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Watering Cans

After several years service, the plastic on my existing 'Boots' 10L watering can became brittle and broke.

I decided to buy a larger 13L can made by Ward.
I thought this would mean fewer trips back to the garden tap to refill it.
What I didn't realise is that it is supplied with a large oversized rose.
Consequently the water empties more quickly than my old 10L can.

What I need is a smaller and/or finer rose.
However, the spout is also oversized (25mm), so standard roses will not fit.

Does anyone know where I can get a fine spray rose that fits a 25mm spout?
Alternatively a tapered adapter so I can fit a standard rose?


  • ButtercupdaysButtercupdays Posts: 4,403
    I have one of those Boots cans and it#s my favourite - well balanced, narrow spout for watering individual plants, light enough so I can lift it to reach the back of the GH staging, can dip in the water butt and  lift out full, unlike the larger ones that half empty cos you can only get them out at an angle. Just perfect. Mine is ancient but still  hanging in there, when it dies I will go back to an even older galvanised one that has all the same qualities except for being heavier. Good design counts for something :)
  • B3B3 Posts: 25,161
    Can you poke something into the rose you already have?
    In London. Keen but lazy.
  • JennyJJennyJ Posts: 8,786
    I have Ward 10l watering cans that also have the wide spouts (2 of them, I find it easier on my back to carry one in each hand). I mostly use them without the roses on though, to water at the base of plants under the foliage. I stop when enough water has come out rather than after a particular time, so unless you need a fine rose for seedlings I think maybe it's just a case of adjusting your technique to the faster flow. It'll get the whole job done faster in the end!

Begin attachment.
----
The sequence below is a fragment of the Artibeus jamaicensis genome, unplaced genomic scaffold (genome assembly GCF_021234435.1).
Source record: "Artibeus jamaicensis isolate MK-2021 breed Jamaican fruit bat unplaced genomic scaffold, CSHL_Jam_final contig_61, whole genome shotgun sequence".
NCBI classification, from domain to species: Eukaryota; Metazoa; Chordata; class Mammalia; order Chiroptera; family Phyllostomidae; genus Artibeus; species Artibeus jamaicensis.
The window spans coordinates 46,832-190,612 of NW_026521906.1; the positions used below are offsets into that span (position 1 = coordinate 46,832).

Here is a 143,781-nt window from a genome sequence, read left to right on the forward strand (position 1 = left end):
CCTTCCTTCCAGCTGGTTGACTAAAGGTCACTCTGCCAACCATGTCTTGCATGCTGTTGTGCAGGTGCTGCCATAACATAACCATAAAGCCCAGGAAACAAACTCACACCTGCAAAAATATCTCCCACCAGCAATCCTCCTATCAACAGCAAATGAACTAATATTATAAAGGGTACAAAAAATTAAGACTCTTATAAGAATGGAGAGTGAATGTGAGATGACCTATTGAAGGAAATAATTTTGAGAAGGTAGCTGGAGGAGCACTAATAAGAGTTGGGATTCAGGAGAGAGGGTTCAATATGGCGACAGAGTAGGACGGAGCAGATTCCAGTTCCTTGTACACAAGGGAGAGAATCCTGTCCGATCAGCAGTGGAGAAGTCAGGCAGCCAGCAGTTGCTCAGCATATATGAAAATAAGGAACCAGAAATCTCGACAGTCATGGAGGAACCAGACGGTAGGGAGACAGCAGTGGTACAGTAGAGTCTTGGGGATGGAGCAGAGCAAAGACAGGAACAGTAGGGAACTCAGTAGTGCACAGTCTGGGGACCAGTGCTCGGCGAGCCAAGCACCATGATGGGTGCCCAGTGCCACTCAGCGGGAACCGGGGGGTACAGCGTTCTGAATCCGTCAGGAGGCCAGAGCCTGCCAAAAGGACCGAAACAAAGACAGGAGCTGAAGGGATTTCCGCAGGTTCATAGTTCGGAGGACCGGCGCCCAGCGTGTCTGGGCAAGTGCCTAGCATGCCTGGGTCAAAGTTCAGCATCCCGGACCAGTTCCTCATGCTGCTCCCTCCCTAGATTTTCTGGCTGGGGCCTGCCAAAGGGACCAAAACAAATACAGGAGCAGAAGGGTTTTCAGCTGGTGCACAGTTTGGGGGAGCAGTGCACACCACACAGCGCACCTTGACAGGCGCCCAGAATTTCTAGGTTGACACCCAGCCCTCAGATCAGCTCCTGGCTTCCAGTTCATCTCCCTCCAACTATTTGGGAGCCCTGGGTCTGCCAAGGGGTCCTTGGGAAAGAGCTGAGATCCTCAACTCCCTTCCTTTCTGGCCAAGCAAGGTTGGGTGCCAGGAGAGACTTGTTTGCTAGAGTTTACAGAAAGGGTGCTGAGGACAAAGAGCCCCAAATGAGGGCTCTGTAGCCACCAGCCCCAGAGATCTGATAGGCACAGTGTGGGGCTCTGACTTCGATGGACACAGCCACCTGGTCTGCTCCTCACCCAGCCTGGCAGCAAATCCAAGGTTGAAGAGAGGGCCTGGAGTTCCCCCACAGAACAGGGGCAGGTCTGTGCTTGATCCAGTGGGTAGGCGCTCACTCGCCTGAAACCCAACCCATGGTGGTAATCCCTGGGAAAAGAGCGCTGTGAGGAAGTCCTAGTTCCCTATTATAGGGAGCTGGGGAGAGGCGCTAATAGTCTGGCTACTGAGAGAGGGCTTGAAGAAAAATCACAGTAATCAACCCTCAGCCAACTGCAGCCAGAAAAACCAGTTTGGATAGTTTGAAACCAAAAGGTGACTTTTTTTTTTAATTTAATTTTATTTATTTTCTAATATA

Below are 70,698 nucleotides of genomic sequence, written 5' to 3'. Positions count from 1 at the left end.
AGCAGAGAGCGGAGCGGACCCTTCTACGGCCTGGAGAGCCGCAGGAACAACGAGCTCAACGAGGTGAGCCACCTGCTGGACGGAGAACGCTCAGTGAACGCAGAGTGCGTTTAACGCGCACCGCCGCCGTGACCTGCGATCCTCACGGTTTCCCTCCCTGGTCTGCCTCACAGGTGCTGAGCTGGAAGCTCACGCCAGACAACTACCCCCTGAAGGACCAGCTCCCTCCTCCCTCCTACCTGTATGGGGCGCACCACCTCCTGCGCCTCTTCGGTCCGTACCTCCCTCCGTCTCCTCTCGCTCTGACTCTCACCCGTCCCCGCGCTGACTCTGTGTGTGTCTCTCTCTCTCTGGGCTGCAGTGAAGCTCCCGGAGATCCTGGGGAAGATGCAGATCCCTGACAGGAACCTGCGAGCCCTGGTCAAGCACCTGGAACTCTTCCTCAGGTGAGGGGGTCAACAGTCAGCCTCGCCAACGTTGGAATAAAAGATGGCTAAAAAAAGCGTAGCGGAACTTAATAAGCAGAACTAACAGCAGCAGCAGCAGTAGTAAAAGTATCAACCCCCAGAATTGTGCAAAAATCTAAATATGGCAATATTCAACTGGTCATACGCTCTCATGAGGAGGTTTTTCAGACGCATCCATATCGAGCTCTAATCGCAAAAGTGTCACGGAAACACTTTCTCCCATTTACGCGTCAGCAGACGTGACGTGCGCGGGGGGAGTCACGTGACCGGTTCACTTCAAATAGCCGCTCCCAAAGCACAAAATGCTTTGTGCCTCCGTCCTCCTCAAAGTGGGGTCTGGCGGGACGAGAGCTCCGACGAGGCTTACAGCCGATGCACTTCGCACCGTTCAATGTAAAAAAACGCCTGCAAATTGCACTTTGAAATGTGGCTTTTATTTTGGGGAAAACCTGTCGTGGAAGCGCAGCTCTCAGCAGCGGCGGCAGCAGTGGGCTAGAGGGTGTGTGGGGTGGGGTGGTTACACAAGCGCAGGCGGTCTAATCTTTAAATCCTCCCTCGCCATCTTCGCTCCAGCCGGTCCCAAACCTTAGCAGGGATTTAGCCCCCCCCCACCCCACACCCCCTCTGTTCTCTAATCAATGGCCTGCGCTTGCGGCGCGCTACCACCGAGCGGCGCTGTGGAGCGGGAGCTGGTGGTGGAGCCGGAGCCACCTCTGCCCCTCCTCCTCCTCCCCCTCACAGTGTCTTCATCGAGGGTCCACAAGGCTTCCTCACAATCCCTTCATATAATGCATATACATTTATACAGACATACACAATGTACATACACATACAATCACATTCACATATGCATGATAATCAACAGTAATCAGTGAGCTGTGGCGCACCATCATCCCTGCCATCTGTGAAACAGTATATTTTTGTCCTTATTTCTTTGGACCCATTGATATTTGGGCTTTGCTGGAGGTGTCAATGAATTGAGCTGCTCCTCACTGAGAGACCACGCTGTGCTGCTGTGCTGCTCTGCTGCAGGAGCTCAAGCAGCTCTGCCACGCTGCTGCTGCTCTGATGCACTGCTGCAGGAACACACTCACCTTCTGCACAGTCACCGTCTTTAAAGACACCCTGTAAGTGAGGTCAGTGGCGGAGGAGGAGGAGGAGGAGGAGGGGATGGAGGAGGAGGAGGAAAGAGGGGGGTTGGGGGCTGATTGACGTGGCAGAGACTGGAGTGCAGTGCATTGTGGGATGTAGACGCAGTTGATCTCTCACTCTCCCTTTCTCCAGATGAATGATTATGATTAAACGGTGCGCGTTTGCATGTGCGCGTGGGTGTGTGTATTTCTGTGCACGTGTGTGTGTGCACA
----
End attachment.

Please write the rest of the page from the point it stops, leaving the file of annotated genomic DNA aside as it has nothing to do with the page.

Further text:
Doncaster, South Yorkshire. Soil type: sandy, well-drained
  • brian_mkbrian_mk Posts: 4
    I wasn't impressed with the quality of the Ward watering can for another reason...

    The handle had sharp ridges along the top and bottom where the two halves of the injection mould join. They dig into your hand making it uncomfortable to hold - especially when it's full of water.
    I had to use a stanley knife and emery paper to try and smooth off the ridges.

  • brian_mkbrian_mk Posts: 4
    The 13L can is sold by Homebase.
    If you look on their web page, the photo they have is actually a 6L can made by Verve!

    I only discovered this after visiting the store. The ones on the shelf made by Ward look completely different.

    To me, the Verve design looks better than the Ward, but they don't make a 13L version.

  • JennyJJennyJ Posts: 8,786
    I though Verve was a B&Q own brand - every day's a schoolday :) . Homebase closed both of the branches that I could get to so I don't use them any more.
    Mine are these 2 gallon ones - cheap and cheerful, and they do the job, good fast flow (unless there's a snail in the spout). I don't have the problem with the moulding but I guess it could vary from batch to batch. My only minor issue is that the continuous handle can feel a bit unbalanced when I first start pouring from a full can. As I said, I rarely use the roses.

    Doncaster, South Yorkshire. Soil type: sandy, well-drained
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